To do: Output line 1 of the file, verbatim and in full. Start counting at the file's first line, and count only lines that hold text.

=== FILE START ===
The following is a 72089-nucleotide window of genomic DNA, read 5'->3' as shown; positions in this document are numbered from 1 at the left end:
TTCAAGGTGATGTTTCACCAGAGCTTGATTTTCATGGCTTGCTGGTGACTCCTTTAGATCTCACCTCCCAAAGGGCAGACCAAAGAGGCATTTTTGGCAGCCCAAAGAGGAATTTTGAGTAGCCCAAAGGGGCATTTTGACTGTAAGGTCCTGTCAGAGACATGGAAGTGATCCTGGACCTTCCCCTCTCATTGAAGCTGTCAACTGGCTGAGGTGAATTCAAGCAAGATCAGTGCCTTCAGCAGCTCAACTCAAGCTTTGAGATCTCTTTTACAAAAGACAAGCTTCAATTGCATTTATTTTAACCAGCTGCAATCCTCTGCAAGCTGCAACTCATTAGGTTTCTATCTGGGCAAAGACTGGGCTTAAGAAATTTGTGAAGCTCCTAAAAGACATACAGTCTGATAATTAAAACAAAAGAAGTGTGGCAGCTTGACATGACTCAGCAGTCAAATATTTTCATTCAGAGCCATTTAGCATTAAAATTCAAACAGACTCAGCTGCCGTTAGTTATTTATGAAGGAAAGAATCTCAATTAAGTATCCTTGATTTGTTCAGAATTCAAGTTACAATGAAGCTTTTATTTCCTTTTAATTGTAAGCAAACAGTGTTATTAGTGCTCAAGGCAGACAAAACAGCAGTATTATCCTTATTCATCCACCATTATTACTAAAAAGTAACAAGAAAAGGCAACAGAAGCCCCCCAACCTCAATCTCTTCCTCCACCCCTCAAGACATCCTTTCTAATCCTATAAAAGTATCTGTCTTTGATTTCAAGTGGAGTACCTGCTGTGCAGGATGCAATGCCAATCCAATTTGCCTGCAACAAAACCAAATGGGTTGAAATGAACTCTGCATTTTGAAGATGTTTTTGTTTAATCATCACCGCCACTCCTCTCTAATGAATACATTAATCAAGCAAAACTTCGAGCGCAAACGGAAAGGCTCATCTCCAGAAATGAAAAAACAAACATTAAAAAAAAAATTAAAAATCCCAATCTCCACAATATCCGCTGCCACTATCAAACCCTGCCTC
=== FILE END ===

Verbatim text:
The following is a 72089-nucleotide window of genomic DNA, read 5'->3' as shown; positions in this document are numbered from 1 at the left end: